KUALA LUMPUR, Malaysia: This week, Prime Minister Anwar Ibrahim said that to avoid exploiting and losing resources, Malaysia plans to ban exports of rare earth raw materials.
The decision will make Malaysia the latest country to restrict exports of key minerals. It will diversify supplies away from China, the world's largest producer of the critical rare earth minerals used in producing semiconductor chips, electric vehicles, and military equipment.
Anwar told parliament that the Malaysian government will support the development of a local rare earths industry, and a ban would "guarantee maximum returns for the country."
He added that the rare earth industry will likely create nearly 7,000 jobs and contribute US$2 billion to the national gross domestic product in 2025.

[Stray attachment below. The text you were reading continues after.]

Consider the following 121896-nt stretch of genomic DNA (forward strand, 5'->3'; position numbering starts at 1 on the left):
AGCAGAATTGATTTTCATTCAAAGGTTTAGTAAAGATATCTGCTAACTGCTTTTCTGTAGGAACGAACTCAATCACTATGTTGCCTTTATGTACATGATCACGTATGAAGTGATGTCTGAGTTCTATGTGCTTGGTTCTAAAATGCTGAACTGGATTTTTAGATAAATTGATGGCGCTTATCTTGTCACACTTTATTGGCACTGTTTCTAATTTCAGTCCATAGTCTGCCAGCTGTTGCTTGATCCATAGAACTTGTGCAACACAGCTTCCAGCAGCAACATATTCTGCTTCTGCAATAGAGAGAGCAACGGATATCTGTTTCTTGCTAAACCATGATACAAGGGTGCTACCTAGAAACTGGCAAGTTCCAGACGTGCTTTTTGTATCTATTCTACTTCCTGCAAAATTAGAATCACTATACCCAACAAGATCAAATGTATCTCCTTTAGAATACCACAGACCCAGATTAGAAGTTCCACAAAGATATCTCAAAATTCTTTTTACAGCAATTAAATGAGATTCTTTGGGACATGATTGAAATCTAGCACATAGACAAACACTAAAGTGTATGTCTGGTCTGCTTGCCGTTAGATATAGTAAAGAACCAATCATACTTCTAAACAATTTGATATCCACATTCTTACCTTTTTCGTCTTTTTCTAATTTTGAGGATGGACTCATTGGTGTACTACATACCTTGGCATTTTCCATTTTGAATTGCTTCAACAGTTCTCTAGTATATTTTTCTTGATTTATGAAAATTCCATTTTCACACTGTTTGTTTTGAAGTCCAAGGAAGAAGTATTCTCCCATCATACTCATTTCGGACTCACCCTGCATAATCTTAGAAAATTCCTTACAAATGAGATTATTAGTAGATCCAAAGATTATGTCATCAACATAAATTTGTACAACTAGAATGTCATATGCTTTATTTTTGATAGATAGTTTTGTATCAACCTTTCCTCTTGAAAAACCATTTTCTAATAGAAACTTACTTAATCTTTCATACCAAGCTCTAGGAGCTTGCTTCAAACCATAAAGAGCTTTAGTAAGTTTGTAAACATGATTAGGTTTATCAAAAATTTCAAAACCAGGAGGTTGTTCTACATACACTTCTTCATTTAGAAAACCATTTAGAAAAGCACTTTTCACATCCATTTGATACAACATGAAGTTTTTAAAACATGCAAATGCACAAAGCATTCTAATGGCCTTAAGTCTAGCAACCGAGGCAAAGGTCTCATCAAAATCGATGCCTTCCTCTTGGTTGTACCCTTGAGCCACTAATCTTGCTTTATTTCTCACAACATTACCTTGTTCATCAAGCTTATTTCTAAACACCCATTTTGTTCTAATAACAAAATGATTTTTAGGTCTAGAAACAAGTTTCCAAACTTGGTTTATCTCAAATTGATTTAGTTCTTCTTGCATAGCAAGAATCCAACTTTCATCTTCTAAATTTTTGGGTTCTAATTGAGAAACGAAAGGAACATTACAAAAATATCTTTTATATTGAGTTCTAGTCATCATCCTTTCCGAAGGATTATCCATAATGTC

"Detailed mapping of rare earth element sources and a comprehensive business model that combines upstream, midstream and downstream industries will be developed to maintain the rare earth value chain in the country," Anwar said.
The ban could affect sales to China, which imported some eight percent of its rare earth ores from Malaysia between January and July 2023.
In retaliation for U.S. restrictions on sales of vital technologies to China, Beijing also announced restrictions on exports of some metals used in the semiconductor industry earlier this year.
The tensions between the two superpowers raised concerns that China could limit exports of other critical minerals, such as rare earths.
Analyst David Merriman at Project Blue said, "The legislation could have some negative impacts on potential investment in Malaysia from Chinese parties, which have looked to other Asian nations to source unprocessed or mixed rare earth compounds as feedstock for rare earth processing facilities in southern China."